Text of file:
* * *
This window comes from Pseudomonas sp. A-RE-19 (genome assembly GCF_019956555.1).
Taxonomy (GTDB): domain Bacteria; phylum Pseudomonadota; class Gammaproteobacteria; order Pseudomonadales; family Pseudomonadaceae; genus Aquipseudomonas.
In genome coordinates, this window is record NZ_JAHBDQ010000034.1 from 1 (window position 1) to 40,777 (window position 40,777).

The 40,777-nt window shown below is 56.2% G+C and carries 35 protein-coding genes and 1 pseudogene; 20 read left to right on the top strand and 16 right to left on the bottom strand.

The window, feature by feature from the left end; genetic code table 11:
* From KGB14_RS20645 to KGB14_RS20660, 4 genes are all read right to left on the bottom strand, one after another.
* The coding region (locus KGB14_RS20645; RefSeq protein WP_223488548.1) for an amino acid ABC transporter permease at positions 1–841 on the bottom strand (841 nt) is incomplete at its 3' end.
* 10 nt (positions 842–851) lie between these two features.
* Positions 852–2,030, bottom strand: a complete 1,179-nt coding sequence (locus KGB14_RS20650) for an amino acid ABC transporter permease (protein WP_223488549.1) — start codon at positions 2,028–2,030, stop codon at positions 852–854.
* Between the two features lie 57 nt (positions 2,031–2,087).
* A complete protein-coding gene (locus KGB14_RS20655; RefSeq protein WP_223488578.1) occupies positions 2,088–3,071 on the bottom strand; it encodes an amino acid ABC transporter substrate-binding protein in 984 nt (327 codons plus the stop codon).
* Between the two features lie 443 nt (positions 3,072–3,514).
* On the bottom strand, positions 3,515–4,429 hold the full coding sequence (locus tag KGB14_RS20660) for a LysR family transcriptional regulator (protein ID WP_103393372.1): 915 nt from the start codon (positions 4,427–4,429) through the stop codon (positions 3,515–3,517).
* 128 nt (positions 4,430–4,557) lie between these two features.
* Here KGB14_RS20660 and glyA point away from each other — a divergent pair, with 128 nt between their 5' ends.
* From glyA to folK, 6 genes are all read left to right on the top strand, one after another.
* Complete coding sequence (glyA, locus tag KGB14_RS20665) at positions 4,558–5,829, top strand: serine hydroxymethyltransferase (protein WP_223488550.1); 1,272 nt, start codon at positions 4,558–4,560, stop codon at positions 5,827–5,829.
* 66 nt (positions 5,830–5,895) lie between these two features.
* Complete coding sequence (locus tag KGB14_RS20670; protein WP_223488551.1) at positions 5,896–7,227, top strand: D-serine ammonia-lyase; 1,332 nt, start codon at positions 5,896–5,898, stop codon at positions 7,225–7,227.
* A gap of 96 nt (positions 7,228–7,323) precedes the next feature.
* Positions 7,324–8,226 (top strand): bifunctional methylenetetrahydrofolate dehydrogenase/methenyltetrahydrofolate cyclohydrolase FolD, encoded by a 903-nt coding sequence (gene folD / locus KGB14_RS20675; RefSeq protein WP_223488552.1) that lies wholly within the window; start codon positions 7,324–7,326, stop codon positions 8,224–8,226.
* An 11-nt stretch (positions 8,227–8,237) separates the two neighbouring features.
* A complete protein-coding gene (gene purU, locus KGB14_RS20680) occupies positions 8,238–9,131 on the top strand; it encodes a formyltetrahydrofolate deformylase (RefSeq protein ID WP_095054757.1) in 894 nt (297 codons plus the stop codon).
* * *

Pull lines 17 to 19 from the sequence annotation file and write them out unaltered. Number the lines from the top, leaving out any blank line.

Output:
* Complete coding sequence (glyA, locus tag KGB14_RS20665) at positions 4,558–5,829, top strand: serine hydroxymethyltransferase (protein WP_223488550.1); 1,272 nt, start codon at positions 4,558–4,560, stop codon at positions 5,827–5,829.
* 66 nt (positions 5,830–5,895) lie between these two features.
* Complete coding sequence (locus tag KGB14_RS20670; protein WP_223488551.1) at positions 5,896–7,227, top strand: D-serine ammonia-lyase; 1,332 nt, start codon at positions 5,896–5,898, stop codon at positions 7,225–7,227.